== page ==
Lorena Martin made shocking allegations of racist and sexist comments against the Mariners, who strongly denied them. No matter how it's resolved, it's a damaging blow to an organization that seems to be in constant turmoil.

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One year ago, I sat in Jerry Dipoto’s office and heard him gush about Lorena Martin and her impeccable credentials. For more than half an hour, he detailed how the Mariners were going to revolutionize the methods of keeping baseball players healthy and getting the most out of them, all masterminded by what he termed the “wildly overqualified” Martin.

“As we were going through the first sorting, or vetting, I referenced her as the unicorn,” he said. “I said, ‘This is an unbelievable resume.’ At some point, maybe a third of the way down the list, you realize, she’s a lot smarter than the average bear.”

And later that day, I moved over to Martin’s brand-new office at Safeco Field and listened as she discussed, with excitement, her new position with the high-falutin’ title of “director of high performance.”

“I have an opportunity to be an agent of change,” she told me. “I get to pioneer high performance in professional baseball.”

It seemed a match made in heaven. Who could have ever guessed it would end with one of the nastiest divorces I’ve ever seen in baseball? Martin was fired Oct. 10. On Monday, a little more than a month later, she went scorched earth, taking to social media to blast the Mariners – specifically Dipoto, manager Scott Servais and director of player development Andy McKay – with shocking allegations of racist and sexist comments. All were strongly denied by the Mariners.

I can’t overstate what a damaging blow this is to an organization already facing public distrust over its ability to build winning baseball teams after 17 years out of the playoffs, the longest drought in professional sports. And just 3½ months ago, The Seattle Times detailed how three top executives, one of whom was later promoted to team president, were accused by women of inappropriate workplace conduct, resulting in the complainants receiving financial settlements.

In other words, this is an organization that seems to be in constant turmoil, and this just adds to the perception of disarray. MLB has announced it will investigate Martin’s allegations, as it should. The charges are so serious that a neutral party is needed to sort through them, and the Mariners’ denials.

There already are murmurs that Martin had issues with her previous employer, the Los Angeles Lakers, and that the Lakers were not unhappy to see her leave. The Athletic cited Lakers sources who described her as “difficult to work with, unable to accept criticism and eager to deflect blame.”

But I’ve heard there is disgruntlement with Dipoto and his management style in some quarters of the Mariners organization as well. I’m also wary of the tendency to smear the whistle-blowers in cases such as this. It seems clear to me that Martin in many ways was set up to fail. The scope of Dipoto’s vision for her job was so grandiose that it’s hard to imagine anyone pulling it off – particularly someone not familiar with the unique traditions and mores of the baseball world. To put such a person ostensibly with power over Servais and McKay was a recipe for trouble, if not the disaster that has ensued.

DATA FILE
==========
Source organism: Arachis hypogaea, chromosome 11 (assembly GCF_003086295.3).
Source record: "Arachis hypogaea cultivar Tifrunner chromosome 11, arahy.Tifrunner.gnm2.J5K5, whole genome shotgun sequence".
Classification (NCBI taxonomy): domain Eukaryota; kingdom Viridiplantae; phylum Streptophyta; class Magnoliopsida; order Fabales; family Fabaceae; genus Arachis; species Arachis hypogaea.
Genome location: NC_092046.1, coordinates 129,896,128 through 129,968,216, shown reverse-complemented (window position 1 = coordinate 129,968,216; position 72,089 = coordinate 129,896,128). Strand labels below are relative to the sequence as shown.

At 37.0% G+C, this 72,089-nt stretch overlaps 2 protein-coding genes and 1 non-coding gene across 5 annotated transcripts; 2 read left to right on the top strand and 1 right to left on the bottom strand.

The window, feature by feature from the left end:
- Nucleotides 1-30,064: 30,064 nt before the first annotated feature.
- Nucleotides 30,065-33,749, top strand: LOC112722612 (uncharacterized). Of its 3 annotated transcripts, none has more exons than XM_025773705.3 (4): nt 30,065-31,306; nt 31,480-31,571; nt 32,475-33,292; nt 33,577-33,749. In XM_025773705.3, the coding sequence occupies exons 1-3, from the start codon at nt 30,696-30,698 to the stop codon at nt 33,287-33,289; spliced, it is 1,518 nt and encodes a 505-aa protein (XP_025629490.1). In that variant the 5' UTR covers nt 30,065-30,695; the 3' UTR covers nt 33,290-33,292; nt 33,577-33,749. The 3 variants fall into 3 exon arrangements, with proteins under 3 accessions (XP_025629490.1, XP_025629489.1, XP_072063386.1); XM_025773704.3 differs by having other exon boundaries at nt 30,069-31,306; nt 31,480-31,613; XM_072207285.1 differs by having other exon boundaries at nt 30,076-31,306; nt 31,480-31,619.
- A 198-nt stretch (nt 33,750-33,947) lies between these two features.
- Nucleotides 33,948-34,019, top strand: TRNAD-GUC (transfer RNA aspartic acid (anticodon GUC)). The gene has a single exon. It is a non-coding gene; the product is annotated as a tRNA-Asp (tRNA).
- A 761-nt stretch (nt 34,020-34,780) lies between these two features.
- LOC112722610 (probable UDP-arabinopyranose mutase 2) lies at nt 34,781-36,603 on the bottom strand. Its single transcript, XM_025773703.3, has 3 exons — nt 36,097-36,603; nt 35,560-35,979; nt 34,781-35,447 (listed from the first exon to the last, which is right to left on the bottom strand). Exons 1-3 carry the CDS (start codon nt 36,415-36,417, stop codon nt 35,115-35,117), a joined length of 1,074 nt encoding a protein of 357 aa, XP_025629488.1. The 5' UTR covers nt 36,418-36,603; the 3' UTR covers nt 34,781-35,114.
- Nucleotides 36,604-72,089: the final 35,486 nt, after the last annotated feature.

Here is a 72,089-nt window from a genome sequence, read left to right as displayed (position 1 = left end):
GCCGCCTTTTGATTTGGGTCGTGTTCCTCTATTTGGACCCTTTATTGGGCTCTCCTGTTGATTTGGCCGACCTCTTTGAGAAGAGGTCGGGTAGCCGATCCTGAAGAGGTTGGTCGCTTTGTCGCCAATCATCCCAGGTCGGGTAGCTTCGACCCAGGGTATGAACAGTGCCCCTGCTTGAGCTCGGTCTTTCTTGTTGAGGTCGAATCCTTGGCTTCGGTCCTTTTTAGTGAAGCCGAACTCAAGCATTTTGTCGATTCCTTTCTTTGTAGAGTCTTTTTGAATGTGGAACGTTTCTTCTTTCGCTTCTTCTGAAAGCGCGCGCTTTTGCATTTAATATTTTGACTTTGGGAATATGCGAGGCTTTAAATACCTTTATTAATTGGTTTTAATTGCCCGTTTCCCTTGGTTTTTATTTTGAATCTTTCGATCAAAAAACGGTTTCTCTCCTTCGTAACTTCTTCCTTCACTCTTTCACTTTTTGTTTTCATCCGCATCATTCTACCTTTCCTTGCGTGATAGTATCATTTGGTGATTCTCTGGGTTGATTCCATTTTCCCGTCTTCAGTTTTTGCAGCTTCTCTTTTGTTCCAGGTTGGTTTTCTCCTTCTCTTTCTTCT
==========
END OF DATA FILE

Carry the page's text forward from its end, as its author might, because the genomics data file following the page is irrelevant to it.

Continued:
If it sounds like I’m torn, that’s because I am. Martin told the Tacoma News-Tribune that Dipoto called her“a cocky Latina”; that Servais told her you don’t see Latino managers or catchers in baseball because “they aren’t bright enough. They are dumb”; and that McKay commented in a meeting that Dominican players are “just plain stupid.”  If these allegations are true, then none should be working for a major-league team. If they’re not true, then Dipoto, Servais and McKay have been done a grave injustice.

As tempting as it is to give a “hot take,” we must let this play out. The Mariners say they have a witness who will confirm in at least one instance that Martin’s claims didn’t happen as she said. Martin told The Athletic’s Ken Rosenthal she possesses e-mails proving the Mariners breached her contract, and that she knows Mariners employees who are willing to speak on her behalf.

In other words, it’s incredibly heated, contentious, bitter and muddled, as most contested divorces are. My observation has been that the Mariners as an organization has been welcoming to Latino players during Dipoto’s tenure running baseball operations. Servais has a deep background in Latin America, employs a Dominican native (Manny Acta) as his bench coach and has worked hard to forge positive relationships with Hispanic stars such as Robinson Cano and Nelson Cruz, both of whom he visits each winter in the Dominican Republic.

But I also don’t know what goes on behind closed doors. No one does. That’s what makes this story so frustrating, and so sad. And why it’s so hard to be a Mariners fan these days. Either they’re guilty of horribly backward views, or (less grave but still troubling) botching the instillation of an important and celebrated new aspect of team-building.

No matter how it’s resolved, the stain from this episode will cling to the organization for a long time.